In the pages of this book, you are invited to share in candid conversations with modern-day disciples and learn firsthand about their struggles, their families, their mission, their dreams, and their hearts.
As you admire from afar the Christian leaders of our time, do you ever wonder what it would be like to live their lives, to think their thoughts, to believe their faith? This fascinating book by Christ Coppernoll brings their opened hearts to the printed page. Through the close up lens of personal interviews with bestselling authors Max Lucado, Frank Peretti, Sheila Walsh, Scotty Smith, Tony Campolo, Patsy Clairmont, and more, you will glimpse the intimate secrets of faith that have shaped these influential men and women.
Max Lucado and Brennan Manning are recovering alcoholics. Tony Campolo never
rests on the Sabbath. Sheila Walsh has been hospitalized for clinical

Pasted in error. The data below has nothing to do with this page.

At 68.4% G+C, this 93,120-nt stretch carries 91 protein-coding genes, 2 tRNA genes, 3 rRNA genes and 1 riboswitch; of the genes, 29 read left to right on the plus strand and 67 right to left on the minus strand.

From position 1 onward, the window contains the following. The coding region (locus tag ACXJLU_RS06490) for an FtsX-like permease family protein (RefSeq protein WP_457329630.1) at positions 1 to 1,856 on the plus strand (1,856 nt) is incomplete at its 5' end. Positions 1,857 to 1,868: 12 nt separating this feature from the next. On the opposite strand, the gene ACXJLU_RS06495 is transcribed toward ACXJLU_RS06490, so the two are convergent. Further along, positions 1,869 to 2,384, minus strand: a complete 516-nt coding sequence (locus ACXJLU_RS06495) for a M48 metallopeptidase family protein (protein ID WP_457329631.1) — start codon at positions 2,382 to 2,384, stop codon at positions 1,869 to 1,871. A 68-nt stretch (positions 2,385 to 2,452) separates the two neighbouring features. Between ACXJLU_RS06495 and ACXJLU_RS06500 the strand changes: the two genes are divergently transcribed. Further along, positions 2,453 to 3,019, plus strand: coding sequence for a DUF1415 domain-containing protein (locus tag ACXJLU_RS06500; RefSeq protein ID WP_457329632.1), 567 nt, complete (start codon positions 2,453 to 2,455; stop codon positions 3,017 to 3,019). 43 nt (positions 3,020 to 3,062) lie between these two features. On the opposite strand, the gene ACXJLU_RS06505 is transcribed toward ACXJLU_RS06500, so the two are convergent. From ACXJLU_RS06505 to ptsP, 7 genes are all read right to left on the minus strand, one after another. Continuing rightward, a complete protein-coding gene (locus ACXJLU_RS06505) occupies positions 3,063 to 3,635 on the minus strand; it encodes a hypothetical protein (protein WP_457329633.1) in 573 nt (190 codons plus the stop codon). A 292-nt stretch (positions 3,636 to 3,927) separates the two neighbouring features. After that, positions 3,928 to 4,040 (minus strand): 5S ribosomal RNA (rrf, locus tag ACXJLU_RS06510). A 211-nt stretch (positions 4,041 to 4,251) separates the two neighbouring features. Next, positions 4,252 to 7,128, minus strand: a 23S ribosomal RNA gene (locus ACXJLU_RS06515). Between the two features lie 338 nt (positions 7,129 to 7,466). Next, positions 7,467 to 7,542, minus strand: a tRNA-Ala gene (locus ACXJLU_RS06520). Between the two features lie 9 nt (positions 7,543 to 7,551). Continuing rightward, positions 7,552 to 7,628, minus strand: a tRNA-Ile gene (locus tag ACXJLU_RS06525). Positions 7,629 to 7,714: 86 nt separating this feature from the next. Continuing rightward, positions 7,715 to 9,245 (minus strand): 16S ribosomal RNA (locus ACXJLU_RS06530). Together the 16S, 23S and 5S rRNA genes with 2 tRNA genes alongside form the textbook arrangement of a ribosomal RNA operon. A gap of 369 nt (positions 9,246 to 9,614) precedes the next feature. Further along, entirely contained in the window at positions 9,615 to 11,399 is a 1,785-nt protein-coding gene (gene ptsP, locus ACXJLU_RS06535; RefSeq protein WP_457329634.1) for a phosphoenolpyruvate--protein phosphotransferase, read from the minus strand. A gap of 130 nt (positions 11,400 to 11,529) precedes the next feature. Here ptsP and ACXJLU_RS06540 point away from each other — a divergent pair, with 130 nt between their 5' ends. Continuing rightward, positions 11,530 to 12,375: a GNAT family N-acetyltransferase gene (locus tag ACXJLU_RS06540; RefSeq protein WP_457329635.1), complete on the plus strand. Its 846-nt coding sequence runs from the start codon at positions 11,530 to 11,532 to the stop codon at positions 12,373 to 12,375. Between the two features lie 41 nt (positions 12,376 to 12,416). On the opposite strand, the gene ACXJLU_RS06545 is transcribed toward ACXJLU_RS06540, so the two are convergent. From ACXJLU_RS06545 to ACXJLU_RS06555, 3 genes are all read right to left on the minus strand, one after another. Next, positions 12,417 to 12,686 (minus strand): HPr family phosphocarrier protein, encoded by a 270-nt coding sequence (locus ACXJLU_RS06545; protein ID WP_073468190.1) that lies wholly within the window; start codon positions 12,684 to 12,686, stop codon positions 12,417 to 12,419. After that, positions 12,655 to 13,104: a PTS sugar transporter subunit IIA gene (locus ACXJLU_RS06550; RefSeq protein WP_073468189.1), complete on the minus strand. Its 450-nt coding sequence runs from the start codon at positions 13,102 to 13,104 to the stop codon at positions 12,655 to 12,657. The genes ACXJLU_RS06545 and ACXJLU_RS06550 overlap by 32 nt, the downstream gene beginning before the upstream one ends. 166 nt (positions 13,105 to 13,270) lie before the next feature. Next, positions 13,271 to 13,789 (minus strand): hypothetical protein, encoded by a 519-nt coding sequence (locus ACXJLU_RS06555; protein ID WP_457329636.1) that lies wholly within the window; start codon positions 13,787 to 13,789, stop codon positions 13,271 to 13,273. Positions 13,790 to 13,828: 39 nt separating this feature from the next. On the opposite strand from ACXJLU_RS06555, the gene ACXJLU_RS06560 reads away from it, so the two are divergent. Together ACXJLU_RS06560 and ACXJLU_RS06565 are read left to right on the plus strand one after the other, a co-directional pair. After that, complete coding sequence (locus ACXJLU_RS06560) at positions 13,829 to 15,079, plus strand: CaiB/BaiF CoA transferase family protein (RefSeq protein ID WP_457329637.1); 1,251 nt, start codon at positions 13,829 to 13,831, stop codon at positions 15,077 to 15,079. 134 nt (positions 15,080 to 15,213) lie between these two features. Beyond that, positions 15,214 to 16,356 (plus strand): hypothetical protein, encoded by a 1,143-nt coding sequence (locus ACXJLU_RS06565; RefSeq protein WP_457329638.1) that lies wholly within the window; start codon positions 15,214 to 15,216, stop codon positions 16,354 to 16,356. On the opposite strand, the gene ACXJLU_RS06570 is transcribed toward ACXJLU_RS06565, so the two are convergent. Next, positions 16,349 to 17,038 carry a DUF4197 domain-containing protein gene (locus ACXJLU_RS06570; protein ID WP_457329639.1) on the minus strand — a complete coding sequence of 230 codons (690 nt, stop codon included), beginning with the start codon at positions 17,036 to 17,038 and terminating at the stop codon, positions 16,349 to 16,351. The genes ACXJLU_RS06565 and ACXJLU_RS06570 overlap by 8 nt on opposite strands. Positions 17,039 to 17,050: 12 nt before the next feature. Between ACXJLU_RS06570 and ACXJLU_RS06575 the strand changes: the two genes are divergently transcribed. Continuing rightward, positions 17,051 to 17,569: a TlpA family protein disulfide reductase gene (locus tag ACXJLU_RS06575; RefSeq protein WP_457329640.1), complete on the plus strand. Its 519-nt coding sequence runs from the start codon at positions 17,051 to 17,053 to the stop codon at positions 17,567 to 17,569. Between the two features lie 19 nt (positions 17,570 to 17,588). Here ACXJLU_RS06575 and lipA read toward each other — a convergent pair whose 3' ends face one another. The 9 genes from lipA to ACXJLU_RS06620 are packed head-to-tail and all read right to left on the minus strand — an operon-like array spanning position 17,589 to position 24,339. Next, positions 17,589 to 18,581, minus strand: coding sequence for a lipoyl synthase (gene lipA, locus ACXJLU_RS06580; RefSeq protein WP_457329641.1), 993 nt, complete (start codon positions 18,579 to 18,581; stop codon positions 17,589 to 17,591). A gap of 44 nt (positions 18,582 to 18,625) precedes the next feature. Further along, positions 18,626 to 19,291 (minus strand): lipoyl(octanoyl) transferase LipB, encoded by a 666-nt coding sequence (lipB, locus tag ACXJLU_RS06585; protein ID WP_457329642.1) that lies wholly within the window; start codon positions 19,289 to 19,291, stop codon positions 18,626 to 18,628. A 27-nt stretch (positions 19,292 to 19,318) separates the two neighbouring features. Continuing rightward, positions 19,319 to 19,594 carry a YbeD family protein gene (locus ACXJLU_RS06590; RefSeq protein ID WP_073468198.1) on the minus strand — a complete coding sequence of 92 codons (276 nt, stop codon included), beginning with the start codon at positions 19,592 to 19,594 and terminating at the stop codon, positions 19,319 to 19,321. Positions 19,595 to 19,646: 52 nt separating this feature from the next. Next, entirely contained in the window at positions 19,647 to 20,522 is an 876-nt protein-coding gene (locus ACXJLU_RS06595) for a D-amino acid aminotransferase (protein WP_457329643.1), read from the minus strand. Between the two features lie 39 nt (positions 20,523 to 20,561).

depression, and Patsy Clairmont is a former agoraphobe. These are some of the
startling revelations that adorn Coppernoll's uneven collection of
first-person narratives by 14 famous Christian authors who describe their
personal lives, faith journeys and individual shortcomings. For example, Larry
Crabb a psychologist who has written more than a dozen books on marriage and
the family admits that he still fights with his wife of 33 years and doesn't
know how to relate to his adult children. Such candid confessions of personal
failings are refreshing, but contrast sharply with Coppernoll's overall tone
of celebrity worship. As the title suggests, Coppernoll upholds these writers
as "godly" people who have important secrets to impart about spirituality. The
authors' personal testimonies are woven thematically into chapters that
promise to unlock the "secrets" of faith. These secrets turn out to be little
more than time-honored clich s: into every life a little rain will fall,
church is a home for every heart, etc. Coppernoll obviously asked his subjects
engaging, provocative interview questions, since their personal statements are
so compelling and forthcoming. But his editorial framework is hackneyed, and
the book's adulatory tone undermines the spiritual purpose of having famous
Christian authors describe their many flaws. (July) Copyright 2001 Cahners
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